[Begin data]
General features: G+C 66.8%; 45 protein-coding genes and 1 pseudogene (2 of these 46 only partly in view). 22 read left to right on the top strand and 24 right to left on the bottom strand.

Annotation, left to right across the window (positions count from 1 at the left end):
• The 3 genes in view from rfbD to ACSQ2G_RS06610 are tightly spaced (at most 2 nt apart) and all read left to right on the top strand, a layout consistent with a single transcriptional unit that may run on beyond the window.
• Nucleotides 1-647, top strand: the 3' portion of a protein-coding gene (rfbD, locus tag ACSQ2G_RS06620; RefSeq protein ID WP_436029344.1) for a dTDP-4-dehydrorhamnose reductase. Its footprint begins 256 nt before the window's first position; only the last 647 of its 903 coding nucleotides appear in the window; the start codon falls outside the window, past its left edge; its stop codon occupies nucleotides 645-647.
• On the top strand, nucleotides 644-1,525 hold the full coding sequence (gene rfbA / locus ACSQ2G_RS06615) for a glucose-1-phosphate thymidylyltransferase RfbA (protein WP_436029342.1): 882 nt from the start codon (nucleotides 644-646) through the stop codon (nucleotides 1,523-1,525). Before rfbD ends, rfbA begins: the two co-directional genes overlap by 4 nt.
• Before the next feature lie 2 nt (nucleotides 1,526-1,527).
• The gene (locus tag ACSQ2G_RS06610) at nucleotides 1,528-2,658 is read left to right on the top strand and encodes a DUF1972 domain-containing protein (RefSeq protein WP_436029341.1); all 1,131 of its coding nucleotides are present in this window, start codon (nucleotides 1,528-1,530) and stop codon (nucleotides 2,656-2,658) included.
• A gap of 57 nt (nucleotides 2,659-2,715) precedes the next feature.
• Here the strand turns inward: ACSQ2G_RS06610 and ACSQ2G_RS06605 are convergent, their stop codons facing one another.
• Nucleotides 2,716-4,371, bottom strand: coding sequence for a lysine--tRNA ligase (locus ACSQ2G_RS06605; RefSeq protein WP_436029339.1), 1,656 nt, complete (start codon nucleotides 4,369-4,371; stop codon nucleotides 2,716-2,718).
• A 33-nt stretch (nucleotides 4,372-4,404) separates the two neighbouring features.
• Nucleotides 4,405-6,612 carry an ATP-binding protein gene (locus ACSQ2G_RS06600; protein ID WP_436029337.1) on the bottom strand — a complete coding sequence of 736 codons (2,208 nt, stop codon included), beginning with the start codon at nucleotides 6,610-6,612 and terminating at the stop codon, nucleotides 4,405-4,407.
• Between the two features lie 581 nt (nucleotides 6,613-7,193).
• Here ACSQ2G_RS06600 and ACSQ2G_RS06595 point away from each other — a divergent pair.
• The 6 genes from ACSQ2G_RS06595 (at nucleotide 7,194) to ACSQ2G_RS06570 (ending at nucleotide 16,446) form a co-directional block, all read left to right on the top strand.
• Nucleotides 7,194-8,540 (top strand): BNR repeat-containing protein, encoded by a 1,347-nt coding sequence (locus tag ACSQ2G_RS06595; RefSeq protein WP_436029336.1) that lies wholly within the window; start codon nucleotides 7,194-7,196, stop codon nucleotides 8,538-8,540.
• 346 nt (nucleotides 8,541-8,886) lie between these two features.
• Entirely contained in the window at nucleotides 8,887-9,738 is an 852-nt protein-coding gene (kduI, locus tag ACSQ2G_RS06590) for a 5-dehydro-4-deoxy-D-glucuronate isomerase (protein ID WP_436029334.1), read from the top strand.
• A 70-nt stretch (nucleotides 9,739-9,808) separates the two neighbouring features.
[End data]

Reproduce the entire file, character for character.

General features: G+C 66.8%; 45 protein-coding genes and 1 pseudogene (2 of these 46 only partly in view). 22 read left to right on the top strand and 24 right to left on the bottom strand.

Annotation, left to right across the window (positions count from 1 at the left end):
• The 3 genes in view from rfbD to ACSQ2G_RS06610 are tightly spaced (at most 2 nt apart) and all read left to right on the top strand, a layout consistent with a single transcriptional unit that may run on beyond the window.
• Nucleotides 1-647, top strand: the 3' portion of a protein-coding gene (rfbD, locus tag ACSQ2G_RS06620; RefSeq protein ID WP_436029344.1) for a dTDP-4-dehydrorhamnose reductase. Its footprint begins 256 nt before the window's first position; only the last 647 of its 903 coding nucleotides appear in the window; the start codon falls outside the window, past its left edge; its stop codon occupies nucleotides 645-647.
• On the top strand, nucleotides 644-1,525 hold the full coding sequence (gene rfbA / locus ACSQ2G_RS06615) for a glucose-1-phosphate thymidylyltransferase RfbA (protein WP_436029342.1): 882 nt from the start codon (nucleotides 644-646) through the stop codon (nucleotides 1,523-1,525). Before rfbD ends, rfbA begins: the two co-directional genes overlap by 4 nt.
• Before the next feature lie 2 nt (nucleotides 1,526-1,527).
• The gene (locus tag ACSQ2G_RS06610) at nucleotides 1,528-2,658 is read left to right on the top strand and encodes a DUF1972 domain-containing protein (RefSeq protein WP_436029341.1); all 1,131 of its coding nucleotides are present in this window, start codon (nucleotides 1,528-1,530) and stop codon (nucleotides 2,656-2,658) included.
• A gap of 57 nt (nucleotides 2,659-2,715) precedes the next feature.
• Here the strand turns inward: ACSQ2G_RS06610 and ACSQ2G_RS06605 are convergent, their stop codons facing one another.
• Nucleotides 2,716-4,371, bottom strand: coding sequence for a lysine--tRNA ligase (locus ACSQ2G_RS06605; RefSeq protein WP_436029339.1), 1,656 nt, complete (start codon nucleotides 4,369-4,371; stop codon nucleotides 2,716-2,718).
• A 33-nt stretch (nucleotides 4,372-4,404) separates the two neighbouring features.
• Nucleotides 4,405-6,612 carry an ATP-binding protein gene (locus ACSQ2G_RS06600; protein ID WP_436029337.1) on the bottom strand — a complete coding sequence of 736 codons (2,208 nt, stop codon included), beginning with the start codon at nucleotides 6,610-6,612 and terminating at the stop codon, nucleotides 4,405-4,407.
• Between the two features lie 581 nt (nucleotides 6,613-7,193).
• Here ACSQ2G_RS06600 and ACSQ2G_RS06595 point away from each other — a divergent pair.
• The 6 genes from ACSQ2G_RS06595 (at nucleotide 7,194) to ACSQ2G_RS06570 (ending at nucleotide 16,446) form a co-directional block, all read left to right on the top strand.
• Nucleotides 7,194-8,540 (top strand): BNR repeat-containing protein, encoded by a 1,347-nt coding sequence (locus tag ACSQ2G_RS06595; RefSeq protein WP_436029336.1) that lies wholly within the window; start codon nucleotides 7,194-7,196, stop codon nucleotides 8,538-8,540.
• 346 nt (nucleotides 8,541-8,886) lie between these two features.
• Entirely contained in the window at nucleotides 8,887-9,738 is an 852-nt protein-coding gene (kduI, locus tag ACSQ2G_RS06590) for a 5-dehydro-4-deoxy-D-glucuronate isomerase (protein ID WP_436029334.1), read from the top strand.
• A 70-nt stretch (nucleotides 9,739-9,808) separates the two neighbouring features.